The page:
Technology glitch – Another black eye for equity markets

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Traders work at the Knight Capital kiosk on the floor of the New York Stock Exchange. Knight Capital Group Inc said on 1 August, 2012, that a “technology glitch” in its market-making unit had affected the routing of shares of around 150 stocks to the New York Stock Exchange, where abnormal volatility roiled the markets in early trading. Photo – Reuters

Algorithms and quantum physics. These two things seem to be more ingrained in science and mathematics more often than finance but thanks to the new innovative in computer technology and trading these have become the new pass and part of the finance industry. With phenomenon like spread trading and high frequency trading, trading and brokerage houses are using every advantage possible they can to eek out the smallest of gains over their competitors in the cut throat world of equity trading.

In line with this progress, the problem caused on Wednesday in the systems of Knight Trading should not then come as a shock but as a technological glitch, which are normal and occur everywhere in the world. What makes them a cause of concern is the fact that due to one glitch, people are liable to lose money that they have invested in the stock market and they are the people who end up paying for someone else’s mistake.

Knight Capital Group Inc, who is a market maker for the New York Stock Exchange, saw heavy computer trading in the early hours of trading on Tuesday which overwhelmed the systems. This comes in the long line of equity scandals after the failed Facebook IPO which is still reeling its havoc on the markets and the flash crash of 2010 where again a glitch caused the market to lose $1 trillion in minutes. The short term losses are still being evaluated in the aftermath, however, the long run impact to market sustainability and investor confidence is clear. It seems first the structured product market, then the derivatives market and now the most robust equity market is going through a tough time in terms of market image.

There are calls of more accountability like there was in the early 1990s where traders and companies saw tougher punishments. Analysts say if tougher punishments were in place, then recent incidents like the Facebook IPO debacle and now Knight Capital’s glitch wouldn’t have taken place or would have been rectified earlier.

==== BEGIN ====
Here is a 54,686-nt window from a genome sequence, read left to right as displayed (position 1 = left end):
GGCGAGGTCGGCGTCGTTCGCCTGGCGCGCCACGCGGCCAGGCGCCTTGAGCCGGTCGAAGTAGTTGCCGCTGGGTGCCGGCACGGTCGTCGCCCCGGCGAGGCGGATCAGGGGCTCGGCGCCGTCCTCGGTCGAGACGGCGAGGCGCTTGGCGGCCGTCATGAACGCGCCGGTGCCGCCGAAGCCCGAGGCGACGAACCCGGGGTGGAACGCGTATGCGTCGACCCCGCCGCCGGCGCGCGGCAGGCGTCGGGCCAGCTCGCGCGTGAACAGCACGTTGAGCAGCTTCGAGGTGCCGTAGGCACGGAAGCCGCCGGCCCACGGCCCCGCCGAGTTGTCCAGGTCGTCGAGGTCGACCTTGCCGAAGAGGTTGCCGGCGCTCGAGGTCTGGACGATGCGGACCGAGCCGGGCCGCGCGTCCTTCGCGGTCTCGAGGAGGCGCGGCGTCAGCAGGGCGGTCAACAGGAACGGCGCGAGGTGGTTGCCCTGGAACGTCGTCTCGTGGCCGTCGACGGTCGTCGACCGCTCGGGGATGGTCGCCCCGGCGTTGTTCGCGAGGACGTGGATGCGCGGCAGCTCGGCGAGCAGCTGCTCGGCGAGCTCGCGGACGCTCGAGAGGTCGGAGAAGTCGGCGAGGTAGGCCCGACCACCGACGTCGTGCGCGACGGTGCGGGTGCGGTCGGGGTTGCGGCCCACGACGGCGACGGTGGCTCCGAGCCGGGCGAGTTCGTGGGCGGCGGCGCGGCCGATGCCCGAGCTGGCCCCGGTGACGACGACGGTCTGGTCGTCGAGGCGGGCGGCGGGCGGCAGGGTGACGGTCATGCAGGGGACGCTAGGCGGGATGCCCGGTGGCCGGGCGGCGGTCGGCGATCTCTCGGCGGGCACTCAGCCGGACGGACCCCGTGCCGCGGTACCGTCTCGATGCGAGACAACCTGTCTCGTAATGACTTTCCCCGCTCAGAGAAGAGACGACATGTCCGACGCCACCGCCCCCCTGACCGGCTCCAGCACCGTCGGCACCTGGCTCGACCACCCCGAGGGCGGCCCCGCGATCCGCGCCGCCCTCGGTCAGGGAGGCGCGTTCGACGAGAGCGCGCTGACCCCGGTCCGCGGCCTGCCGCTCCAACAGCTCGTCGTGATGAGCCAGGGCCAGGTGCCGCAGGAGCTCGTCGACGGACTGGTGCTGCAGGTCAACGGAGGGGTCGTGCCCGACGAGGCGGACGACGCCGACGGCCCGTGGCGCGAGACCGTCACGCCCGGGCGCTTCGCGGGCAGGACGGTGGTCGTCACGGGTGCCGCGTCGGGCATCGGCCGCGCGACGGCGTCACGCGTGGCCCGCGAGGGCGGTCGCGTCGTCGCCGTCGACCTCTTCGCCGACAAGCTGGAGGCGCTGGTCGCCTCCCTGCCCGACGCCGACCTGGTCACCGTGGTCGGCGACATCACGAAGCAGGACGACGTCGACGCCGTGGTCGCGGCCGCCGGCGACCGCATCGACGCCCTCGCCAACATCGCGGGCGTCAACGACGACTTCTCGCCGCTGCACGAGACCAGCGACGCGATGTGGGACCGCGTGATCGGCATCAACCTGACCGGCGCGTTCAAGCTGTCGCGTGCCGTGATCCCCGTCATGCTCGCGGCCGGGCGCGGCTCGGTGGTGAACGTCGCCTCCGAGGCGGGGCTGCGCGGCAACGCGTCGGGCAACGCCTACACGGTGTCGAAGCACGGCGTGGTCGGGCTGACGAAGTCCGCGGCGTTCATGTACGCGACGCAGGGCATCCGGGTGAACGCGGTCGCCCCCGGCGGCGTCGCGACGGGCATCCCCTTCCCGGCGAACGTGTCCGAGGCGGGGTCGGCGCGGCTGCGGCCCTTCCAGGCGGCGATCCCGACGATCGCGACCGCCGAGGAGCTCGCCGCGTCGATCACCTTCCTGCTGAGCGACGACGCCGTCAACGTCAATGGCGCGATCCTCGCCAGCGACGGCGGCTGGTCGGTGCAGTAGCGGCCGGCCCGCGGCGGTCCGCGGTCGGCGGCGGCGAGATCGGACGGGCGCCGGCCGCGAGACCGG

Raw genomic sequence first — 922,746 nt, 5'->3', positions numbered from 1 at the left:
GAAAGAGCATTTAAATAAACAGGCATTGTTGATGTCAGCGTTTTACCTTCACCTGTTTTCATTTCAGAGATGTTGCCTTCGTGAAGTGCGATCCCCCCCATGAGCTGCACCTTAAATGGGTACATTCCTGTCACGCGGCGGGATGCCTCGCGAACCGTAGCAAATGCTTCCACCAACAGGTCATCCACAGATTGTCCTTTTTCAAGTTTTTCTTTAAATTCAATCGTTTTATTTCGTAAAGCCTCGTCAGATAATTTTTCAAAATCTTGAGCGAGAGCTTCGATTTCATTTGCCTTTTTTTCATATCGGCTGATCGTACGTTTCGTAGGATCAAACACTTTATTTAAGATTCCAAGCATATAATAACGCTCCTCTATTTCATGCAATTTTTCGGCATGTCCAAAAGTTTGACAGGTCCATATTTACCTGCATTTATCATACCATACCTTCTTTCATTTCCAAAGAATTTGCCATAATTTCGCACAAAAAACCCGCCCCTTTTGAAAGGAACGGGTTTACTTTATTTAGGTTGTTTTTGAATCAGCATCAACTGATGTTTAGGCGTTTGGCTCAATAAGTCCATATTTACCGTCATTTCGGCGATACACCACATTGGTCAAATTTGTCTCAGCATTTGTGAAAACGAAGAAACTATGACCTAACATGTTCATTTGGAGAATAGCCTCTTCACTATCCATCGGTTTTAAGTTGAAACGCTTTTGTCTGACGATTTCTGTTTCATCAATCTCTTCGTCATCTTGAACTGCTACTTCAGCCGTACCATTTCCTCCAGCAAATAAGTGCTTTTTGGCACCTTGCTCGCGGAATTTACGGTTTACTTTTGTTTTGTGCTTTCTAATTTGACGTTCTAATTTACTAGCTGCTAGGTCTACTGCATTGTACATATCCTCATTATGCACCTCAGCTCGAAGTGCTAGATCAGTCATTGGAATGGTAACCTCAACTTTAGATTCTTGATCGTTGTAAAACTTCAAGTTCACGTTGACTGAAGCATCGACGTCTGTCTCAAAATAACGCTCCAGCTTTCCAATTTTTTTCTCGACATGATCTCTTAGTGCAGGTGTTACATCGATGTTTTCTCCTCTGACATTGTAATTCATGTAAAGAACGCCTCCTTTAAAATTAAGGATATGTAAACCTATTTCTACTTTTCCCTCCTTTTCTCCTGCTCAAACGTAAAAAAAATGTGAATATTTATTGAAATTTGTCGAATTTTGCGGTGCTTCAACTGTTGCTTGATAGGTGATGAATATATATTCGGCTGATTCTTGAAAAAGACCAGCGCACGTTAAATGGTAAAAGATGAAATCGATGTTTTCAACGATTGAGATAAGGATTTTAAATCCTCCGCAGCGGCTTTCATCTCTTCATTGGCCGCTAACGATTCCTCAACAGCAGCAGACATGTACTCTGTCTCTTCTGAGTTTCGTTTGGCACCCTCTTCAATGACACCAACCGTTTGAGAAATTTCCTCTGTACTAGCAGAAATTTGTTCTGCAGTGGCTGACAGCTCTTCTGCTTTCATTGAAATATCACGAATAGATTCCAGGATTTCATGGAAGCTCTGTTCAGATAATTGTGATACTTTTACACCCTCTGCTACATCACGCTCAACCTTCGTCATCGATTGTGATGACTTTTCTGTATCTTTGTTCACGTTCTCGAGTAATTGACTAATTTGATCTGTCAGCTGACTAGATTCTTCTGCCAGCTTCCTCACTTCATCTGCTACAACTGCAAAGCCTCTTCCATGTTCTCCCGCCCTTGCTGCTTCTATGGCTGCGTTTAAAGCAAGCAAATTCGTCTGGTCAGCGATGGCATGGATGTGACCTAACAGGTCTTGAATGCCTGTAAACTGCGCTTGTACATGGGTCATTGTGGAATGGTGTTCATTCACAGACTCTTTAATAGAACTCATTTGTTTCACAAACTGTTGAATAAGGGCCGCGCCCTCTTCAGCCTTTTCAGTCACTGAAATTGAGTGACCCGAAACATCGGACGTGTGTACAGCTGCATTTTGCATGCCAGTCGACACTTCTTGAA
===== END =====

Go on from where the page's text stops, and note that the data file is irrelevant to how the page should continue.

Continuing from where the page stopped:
The key fallout that would be seen in the market is that Knight Capital would be held responsible for the losses and would have to reimburse the clients and investors in whatever possible ways. Early estimates show a loss of $170 million. The share price of the company also took a hit falling nearly 33% in yesterday’s trading with today’s impact yet to be seen. Knight Capital would also be held responsible for bringing its systems up to the level expected which could mean a probation period until exchange officials are satisfied with it. They would also have to sustain confidence in its market making capabilities which have been affected as well.

Experts are now calling for more oversight and monitoring of algorithms and computer based trades which have gone unnoticed or have been barely checked till now. The checks and balances become more vital when the amount of money involved is added to the equation. In such a sensitive environment right now, everything should be done to ease the apprehension of the market and correct the system before another major crisis takes place. There is a pattern in the older crisis where all market participants do not keep a vigilant check of the systems before there is a total meltdown. In accordance with that, action should be taken to avoid any repeat of the situation in the future.

Zain Naeem is the head of equity research at Maan Securities (Pvt) Ltd. He is a Lahore-based commentator with more than 3 years of experience in trading and research at the Karachi Stock Exchange and Lahore Stock Exchange. He enjoys writing and commenting on the finance front and presenting it to various audiences in different forums. Zain is deeply interested in politics, business and finance and is fascinated at how the three intermingle with each other.

The views expressed in this article are the author’s own and do not necessarily reflect Arabian Gazette’s editorial policy.

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